What’s New in iOS 9 Accessibility for Blind and Deaf-Blind Users Part 2: Scott Davert, AppleVis Editorial Team

Scott Davert head shot

Guest blogger Scott Davert, M.A., VRT, is an AppleVis Editorial Team Member and the Coordinator of the New York Deaf-Blind Equipment Distribution Program, administered by the Helen Keller National Center for Deaf-Blind Youths and Adults.

The Program provides no-cost communication and technology training to persons with significant combined vision and hearing loss who meet federal income guidelines. Equipment can include smartphones, tablets, computers, screen readers, braille readers, and adaptive software.

In past reviews, Scott has compiled his personal picks for book-reading apps and iDevice apps that are user-friendly and accessible to braille, and also speech, users.

According to Scott, “As a power user of braille devices on iOS, it’s very liberating to me, as a deaf-blind person, to be able to take full advantage of the technology we have in our society today. Just a decade ago, my access to resources was much more limited if braille was my only means of accessing the world. Today, with the help of technology, I can be just as well-informed about what’s going on around me as my sighted and hearing counterparts.”

This week, Scott is reviewing Apple’s new iOS 9 release, with an emphasis on accessibility features for users who are blind and deaf-blind. iOS is Apple’s mobile operating system, or OS. Originally developed for the iPhone, it has since been extended to support other Apple devices, such as the iPod touch and iPad. In June 2010, Apple rebranded the iPhone OS as simply iOS.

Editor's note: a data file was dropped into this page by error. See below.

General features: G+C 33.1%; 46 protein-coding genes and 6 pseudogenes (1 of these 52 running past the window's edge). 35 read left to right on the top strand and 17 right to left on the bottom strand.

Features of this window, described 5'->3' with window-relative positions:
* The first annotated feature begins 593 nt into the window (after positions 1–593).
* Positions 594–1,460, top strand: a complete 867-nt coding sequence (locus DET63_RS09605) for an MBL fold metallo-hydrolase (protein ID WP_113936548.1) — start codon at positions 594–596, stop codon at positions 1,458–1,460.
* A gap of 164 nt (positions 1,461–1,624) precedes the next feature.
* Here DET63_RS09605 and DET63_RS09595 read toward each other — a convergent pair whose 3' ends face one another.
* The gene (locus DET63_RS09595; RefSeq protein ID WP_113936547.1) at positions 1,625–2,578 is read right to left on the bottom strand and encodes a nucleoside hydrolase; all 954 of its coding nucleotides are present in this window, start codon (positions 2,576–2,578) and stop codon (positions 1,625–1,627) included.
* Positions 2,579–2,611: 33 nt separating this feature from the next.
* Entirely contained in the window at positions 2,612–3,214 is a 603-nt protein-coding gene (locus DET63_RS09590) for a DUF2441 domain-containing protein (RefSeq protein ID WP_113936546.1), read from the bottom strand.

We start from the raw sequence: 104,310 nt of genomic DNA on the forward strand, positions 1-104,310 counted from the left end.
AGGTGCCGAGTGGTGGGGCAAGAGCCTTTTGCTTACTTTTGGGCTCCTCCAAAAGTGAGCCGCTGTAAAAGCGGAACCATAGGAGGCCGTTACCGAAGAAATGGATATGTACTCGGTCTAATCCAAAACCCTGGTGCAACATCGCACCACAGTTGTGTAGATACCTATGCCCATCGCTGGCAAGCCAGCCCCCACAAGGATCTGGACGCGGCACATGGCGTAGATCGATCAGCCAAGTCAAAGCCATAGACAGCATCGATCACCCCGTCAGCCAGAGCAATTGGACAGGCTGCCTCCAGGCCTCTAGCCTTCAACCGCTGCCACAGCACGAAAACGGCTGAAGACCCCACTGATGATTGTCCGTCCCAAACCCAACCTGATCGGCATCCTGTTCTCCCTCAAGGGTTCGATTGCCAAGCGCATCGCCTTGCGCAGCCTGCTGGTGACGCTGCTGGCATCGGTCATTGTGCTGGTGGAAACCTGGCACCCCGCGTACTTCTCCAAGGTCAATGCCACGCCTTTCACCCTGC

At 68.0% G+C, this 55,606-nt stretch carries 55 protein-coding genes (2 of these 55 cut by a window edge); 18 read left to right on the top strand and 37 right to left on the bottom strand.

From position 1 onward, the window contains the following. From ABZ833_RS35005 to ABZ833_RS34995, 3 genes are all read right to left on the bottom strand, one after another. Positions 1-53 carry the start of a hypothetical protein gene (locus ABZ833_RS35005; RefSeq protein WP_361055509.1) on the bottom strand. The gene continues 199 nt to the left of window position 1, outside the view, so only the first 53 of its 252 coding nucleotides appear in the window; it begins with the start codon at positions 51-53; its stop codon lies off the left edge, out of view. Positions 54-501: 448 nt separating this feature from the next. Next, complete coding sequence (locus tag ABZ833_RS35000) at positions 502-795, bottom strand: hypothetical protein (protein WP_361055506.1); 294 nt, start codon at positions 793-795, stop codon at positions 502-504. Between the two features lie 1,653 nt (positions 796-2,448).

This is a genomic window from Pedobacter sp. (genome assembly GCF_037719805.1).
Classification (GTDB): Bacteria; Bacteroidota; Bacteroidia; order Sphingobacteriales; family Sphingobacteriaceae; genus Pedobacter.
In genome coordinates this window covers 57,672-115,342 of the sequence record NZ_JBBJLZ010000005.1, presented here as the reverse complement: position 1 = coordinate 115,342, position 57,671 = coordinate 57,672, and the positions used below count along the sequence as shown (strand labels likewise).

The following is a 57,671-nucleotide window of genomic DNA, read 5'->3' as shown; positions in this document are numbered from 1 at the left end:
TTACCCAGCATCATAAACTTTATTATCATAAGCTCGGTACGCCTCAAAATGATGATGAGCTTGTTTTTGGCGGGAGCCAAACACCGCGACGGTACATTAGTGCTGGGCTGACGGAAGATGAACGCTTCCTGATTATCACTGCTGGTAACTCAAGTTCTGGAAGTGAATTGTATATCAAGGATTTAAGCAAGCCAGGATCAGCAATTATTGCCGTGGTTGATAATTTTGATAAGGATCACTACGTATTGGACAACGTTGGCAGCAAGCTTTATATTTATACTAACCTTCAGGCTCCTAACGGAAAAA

In Part 1 of his review, Scott discussed VoiceOver enhancements and updates/changes in accessibility features. In Part 2, Scott discusses new gestures, braille screen input, and braille display changes.

The Need for Speed!

Along with the additional variants of speech in VoiceOver (see Part 1 for more information about additional VoiceOver Voices via the Siri speech synthesizers), it’s now possible to speed speech up more than it had been in the past. You can do this quickly from anywhere in iOS if you have the speech rate option enabled in the rotor, or you can configure this under VoiceOver settings.

Is It Tap Tap, or Tap … Tap?

With this new VoiceOver setting, called “Double-tap Timeout,” the choice is yours. One of the issues I’ve encountered from time to time when teaching individuals on the touch screen is the inability to do the double-tap gesture fast enough due to lack of motor skills or limited dexterity. To reconfigure this setting, head over to the VoiceOver settings and find it near the very bottom of the screen.